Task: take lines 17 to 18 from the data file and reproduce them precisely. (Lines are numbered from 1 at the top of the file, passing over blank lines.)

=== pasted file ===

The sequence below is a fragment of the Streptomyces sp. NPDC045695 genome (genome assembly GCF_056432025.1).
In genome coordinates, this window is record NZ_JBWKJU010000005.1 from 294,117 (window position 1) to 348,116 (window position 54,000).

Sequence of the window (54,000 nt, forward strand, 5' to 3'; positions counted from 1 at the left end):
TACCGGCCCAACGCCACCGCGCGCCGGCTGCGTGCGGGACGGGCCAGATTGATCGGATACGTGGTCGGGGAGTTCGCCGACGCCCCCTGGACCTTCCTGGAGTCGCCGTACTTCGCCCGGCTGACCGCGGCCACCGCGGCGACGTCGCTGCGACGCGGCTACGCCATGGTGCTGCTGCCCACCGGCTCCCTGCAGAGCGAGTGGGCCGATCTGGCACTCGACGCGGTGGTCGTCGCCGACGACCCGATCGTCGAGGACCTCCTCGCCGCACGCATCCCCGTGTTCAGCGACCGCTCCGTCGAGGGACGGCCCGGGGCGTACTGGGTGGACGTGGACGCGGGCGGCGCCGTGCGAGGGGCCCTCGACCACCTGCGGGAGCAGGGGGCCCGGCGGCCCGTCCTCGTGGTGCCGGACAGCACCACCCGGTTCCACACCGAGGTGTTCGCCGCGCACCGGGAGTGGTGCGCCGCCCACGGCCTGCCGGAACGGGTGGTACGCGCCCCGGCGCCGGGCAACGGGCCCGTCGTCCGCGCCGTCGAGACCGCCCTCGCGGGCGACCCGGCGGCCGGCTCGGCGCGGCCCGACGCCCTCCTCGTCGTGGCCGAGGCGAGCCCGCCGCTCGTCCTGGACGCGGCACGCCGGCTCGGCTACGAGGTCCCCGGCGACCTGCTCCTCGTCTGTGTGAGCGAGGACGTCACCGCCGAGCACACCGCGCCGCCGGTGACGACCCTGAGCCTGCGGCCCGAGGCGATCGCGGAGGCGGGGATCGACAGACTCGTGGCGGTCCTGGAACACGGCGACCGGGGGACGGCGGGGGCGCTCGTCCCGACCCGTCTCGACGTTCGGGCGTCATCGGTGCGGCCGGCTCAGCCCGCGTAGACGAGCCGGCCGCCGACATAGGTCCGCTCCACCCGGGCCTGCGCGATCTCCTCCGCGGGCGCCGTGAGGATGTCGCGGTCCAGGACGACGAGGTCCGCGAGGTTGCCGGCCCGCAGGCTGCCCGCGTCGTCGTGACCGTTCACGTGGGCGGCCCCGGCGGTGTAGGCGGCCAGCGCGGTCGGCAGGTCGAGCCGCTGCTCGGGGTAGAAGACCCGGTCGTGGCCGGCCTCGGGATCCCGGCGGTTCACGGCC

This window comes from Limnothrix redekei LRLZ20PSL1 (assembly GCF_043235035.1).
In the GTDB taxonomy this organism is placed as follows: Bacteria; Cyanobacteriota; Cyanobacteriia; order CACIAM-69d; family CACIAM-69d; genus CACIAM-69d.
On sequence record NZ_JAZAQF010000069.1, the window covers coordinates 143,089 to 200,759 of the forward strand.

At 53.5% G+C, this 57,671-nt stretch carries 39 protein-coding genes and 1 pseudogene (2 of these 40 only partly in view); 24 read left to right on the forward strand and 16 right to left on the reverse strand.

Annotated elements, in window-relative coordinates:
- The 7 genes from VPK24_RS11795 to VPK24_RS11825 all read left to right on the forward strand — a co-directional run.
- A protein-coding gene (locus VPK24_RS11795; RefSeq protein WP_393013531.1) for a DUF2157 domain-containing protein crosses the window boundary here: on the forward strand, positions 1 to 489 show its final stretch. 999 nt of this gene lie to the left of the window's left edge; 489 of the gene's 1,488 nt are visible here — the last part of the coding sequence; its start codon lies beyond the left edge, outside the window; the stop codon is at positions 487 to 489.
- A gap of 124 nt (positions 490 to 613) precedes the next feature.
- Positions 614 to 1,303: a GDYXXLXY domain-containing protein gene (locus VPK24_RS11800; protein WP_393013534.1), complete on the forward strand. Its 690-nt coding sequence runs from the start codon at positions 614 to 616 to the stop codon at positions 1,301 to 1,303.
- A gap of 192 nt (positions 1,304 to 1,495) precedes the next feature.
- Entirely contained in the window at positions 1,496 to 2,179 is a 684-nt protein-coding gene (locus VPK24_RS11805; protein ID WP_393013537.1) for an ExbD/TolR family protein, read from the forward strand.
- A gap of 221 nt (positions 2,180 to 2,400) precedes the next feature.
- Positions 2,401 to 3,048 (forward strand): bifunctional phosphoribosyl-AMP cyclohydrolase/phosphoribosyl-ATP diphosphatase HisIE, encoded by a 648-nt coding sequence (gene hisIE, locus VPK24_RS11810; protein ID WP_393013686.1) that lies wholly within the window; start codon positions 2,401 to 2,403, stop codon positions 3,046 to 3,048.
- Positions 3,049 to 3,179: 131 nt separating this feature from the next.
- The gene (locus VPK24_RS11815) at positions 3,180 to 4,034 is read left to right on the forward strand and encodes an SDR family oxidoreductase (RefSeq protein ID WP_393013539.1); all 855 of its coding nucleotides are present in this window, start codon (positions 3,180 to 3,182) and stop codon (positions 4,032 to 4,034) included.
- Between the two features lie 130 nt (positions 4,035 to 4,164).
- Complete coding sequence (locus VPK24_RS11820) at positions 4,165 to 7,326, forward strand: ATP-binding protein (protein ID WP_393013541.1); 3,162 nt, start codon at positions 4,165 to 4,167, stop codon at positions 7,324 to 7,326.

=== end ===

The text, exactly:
- Positions 2,401 to 3,048 (forward strand): bifunctional phosphoribosyl-AMP cyclohydrolase/phosphoribosyl-ATP diphosphatase HisIE, encoded by a 648-nt coding sequence (gene hisIE, locus VPK24_RS11810; protein ID WP_393013686.1) that lies wholly within the window; start codon positions 2,401 to 2,403, stop codon positions 3,046 to 3,048.
- Positions 3,049 to 3,179: 131 nt separating this feature from the next.